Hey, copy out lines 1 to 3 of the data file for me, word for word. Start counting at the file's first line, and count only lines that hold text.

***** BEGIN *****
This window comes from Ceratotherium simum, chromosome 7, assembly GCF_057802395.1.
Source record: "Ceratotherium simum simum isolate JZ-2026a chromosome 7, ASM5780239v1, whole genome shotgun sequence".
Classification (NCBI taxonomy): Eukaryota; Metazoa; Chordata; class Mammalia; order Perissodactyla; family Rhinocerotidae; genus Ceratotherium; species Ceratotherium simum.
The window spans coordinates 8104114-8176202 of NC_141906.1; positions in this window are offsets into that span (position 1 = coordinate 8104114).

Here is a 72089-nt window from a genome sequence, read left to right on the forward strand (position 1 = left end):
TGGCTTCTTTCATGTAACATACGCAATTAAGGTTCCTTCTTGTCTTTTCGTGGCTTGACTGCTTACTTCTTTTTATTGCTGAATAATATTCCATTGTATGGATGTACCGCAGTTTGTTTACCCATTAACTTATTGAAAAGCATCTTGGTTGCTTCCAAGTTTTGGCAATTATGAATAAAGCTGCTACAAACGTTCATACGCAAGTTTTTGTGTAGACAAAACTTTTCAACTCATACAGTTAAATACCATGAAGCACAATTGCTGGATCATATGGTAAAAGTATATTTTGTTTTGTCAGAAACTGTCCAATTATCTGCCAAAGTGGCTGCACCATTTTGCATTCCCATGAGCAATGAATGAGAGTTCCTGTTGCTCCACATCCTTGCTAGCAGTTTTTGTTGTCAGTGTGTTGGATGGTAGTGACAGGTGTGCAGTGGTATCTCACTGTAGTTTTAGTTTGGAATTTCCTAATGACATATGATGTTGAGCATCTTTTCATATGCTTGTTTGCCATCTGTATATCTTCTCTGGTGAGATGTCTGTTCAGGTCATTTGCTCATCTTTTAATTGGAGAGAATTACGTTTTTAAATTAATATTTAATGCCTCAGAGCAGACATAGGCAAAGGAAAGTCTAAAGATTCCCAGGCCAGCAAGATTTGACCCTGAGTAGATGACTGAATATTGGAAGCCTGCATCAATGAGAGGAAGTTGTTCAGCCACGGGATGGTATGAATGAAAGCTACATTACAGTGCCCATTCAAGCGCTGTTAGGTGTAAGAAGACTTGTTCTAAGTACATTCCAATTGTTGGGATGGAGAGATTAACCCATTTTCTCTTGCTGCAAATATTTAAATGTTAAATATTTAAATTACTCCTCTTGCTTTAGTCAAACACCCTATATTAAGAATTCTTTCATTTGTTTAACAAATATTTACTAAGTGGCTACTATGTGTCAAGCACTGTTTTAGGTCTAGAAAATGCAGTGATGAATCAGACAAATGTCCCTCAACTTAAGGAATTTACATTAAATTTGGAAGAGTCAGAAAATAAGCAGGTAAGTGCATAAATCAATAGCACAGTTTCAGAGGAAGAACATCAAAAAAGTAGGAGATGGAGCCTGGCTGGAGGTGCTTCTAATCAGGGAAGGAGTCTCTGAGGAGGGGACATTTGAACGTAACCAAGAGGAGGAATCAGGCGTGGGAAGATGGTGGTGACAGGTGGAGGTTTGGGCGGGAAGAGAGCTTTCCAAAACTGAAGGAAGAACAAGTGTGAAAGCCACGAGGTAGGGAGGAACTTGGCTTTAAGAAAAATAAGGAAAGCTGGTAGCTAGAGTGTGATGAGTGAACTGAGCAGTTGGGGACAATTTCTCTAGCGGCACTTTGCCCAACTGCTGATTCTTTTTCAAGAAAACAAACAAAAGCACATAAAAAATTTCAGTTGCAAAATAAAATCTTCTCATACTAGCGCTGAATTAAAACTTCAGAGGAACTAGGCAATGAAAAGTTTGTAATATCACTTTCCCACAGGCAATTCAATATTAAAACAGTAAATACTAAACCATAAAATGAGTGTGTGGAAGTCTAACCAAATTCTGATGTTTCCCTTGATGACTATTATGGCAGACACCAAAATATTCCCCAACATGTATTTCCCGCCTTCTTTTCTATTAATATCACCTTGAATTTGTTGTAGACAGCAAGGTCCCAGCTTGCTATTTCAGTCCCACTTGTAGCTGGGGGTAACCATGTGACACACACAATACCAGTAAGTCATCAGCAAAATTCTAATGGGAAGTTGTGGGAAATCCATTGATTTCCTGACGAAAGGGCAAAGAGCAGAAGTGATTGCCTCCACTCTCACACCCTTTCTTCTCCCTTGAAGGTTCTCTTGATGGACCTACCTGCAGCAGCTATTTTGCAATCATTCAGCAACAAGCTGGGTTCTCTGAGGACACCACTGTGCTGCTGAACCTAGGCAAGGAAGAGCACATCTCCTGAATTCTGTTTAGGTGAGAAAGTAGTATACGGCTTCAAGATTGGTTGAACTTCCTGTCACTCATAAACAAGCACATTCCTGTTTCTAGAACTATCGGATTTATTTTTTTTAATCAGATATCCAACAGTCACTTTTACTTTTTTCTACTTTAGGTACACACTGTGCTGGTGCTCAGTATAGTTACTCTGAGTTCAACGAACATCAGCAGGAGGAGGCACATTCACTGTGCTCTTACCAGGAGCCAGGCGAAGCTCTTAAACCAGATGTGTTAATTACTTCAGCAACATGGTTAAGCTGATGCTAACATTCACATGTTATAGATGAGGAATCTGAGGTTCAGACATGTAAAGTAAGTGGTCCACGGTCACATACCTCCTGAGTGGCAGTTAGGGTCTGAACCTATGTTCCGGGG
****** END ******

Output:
This window comes from Ceratotherium simum, chromosome 7, assembly GCF_057802395.1.
Source record: "Ceratotherium simum simum isolate JZ-2026a chromosome 7, ASM5780239v1, whole genome shotgun sequence".
Classification (NCBI taxonomy): Eukaryota; Metazoa; Chordata; class Mammalia; order Perissodactyla; family Rhinocerotidae; genus Ceratotherium; species Ceratotherium simum.